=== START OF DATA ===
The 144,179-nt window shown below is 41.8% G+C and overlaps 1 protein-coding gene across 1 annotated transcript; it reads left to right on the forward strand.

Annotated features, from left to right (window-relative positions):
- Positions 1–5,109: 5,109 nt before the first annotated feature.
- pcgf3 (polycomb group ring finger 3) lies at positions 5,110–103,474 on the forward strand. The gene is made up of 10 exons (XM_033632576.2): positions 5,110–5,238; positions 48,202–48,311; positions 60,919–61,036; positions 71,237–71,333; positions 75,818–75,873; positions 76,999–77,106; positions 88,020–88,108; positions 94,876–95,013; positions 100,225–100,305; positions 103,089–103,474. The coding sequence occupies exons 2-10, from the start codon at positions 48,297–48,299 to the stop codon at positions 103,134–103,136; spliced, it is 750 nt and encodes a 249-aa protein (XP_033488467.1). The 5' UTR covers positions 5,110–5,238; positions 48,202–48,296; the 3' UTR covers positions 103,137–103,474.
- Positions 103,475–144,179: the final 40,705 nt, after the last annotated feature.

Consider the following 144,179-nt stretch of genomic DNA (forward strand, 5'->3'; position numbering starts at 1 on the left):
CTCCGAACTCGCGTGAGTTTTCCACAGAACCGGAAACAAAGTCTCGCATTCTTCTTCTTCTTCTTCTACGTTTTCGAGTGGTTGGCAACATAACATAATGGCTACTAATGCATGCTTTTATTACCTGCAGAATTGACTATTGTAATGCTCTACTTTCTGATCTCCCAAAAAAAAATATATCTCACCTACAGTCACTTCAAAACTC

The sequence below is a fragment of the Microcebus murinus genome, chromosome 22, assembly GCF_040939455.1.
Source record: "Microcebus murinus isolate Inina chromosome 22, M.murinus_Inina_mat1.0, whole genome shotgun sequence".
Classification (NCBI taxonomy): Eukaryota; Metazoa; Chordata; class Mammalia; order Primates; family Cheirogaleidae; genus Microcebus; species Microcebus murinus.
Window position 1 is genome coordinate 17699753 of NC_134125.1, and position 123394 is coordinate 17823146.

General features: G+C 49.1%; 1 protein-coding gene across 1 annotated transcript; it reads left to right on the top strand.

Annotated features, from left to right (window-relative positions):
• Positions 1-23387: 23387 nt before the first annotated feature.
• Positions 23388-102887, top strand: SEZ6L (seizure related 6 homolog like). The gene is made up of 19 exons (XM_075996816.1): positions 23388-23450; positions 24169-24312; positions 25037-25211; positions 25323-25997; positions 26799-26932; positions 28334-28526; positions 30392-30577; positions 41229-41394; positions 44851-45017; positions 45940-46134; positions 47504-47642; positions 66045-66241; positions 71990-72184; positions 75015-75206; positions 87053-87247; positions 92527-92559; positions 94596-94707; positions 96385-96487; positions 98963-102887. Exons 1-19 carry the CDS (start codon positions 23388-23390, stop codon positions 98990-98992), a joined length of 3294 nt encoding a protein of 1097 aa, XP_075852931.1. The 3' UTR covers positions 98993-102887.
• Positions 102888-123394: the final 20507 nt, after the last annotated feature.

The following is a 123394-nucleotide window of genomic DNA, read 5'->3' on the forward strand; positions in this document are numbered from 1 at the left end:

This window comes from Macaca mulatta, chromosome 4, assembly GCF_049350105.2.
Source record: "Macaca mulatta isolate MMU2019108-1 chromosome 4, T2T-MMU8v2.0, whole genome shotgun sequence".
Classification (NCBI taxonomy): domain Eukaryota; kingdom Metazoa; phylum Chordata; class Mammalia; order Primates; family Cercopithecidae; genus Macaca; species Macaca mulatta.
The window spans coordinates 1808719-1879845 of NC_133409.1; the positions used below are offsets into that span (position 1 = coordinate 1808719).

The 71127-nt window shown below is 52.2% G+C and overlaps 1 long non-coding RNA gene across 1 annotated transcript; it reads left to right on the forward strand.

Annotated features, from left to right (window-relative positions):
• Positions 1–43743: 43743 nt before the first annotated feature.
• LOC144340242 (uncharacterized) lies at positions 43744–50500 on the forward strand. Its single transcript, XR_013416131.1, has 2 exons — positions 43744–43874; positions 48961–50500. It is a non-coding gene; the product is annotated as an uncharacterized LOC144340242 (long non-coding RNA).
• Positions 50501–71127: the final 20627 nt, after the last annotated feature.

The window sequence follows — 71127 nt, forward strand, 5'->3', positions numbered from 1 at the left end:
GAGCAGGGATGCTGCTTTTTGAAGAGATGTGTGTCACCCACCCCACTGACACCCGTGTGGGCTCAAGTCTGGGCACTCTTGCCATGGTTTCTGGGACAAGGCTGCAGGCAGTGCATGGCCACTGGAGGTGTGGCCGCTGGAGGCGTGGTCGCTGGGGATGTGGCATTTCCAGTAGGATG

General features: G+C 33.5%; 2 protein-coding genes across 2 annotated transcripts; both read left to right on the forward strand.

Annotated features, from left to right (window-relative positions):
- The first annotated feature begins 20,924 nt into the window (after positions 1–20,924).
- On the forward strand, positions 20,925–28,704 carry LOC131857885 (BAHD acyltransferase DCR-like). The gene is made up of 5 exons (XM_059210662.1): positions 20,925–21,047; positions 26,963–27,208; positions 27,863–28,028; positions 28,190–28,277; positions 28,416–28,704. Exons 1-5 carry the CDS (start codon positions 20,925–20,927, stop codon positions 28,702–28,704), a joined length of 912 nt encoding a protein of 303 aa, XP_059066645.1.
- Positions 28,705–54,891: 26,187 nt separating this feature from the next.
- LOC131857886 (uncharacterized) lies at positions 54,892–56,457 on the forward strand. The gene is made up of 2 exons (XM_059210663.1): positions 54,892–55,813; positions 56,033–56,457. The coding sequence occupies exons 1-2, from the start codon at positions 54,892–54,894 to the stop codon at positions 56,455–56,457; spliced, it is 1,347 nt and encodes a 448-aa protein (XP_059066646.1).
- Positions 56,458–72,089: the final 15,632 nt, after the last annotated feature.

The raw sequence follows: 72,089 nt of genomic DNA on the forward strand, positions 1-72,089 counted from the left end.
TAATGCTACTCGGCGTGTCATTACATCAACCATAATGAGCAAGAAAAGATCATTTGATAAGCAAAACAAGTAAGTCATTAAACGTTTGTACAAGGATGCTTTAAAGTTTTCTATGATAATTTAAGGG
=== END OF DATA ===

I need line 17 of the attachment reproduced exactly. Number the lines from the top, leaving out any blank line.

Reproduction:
The following is a 123394-nucleotide window of genomic DNA, read 5'->3' on the forward strand; positions in this document are numbered from 1 at the left end: